Obama says it is 'not true' that Wall Street regulation is too lax
US President Barack Obama addresses the National Governors Association on February 22, 2016 at the White House in Washington (AFP Photo/Mandel Ngan)

U.S. President Barack Obama on Monday defended his efforts to rein in Wall Street, telling Americans on both sides of the political spectrum that his administration cracked down on banks and trading firms after the financial crisis of 2007-2009.

"I want to emphasize this because it is popular in the media and the political discourse, both on the left and the right, to suggest that the crisis happened and nothing happened. That is not true," Obama told reporters, flanked by Federal Reserve Chair Janet Yellen and other top regulators.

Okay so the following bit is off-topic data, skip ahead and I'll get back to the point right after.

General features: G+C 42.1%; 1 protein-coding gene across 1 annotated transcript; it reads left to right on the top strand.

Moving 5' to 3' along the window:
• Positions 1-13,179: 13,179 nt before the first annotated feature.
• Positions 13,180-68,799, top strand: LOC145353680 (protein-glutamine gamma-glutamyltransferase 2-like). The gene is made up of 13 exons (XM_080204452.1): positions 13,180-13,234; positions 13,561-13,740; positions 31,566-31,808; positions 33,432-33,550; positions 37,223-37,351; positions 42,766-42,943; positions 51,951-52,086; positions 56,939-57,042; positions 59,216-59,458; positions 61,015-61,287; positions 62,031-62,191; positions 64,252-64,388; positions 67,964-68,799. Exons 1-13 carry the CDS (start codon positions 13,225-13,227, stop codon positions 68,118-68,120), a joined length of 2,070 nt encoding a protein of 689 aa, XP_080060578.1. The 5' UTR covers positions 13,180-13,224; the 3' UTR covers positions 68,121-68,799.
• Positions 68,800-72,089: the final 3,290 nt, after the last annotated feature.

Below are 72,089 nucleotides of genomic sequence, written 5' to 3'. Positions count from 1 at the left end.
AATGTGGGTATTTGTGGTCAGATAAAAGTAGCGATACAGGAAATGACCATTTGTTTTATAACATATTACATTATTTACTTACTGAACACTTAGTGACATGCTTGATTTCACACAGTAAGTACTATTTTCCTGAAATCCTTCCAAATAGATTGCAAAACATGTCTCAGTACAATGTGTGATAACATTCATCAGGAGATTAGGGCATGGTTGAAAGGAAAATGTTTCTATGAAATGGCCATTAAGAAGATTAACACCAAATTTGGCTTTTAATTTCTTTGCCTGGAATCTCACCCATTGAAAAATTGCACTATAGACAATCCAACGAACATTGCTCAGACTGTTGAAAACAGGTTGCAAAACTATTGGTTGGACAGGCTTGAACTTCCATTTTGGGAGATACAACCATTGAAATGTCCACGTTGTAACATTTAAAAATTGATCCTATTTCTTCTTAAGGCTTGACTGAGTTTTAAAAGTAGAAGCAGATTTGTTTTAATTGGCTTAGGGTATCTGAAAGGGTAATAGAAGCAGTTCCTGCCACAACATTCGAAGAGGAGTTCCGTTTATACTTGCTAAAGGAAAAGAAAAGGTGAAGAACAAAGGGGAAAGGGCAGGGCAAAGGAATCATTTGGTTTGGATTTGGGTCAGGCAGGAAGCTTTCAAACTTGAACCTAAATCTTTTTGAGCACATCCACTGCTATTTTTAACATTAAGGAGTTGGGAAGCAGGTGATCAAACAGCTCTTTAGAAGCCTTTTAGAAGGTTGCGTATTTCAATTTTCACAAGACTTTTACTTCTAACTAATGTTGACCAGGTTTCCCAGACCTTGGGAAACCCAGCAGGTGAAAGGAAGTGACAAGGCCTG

He said regulators appear set by the end of the year to have achieved most of the goals he set out for the financial system in 2008, when he first took office, although he noted there was still work to do on regulating the shadow banking system, and on executive compensation.

(Reporting by Roberta Rampton and Timothy Gardner; Editing by Chizu Nomiyama)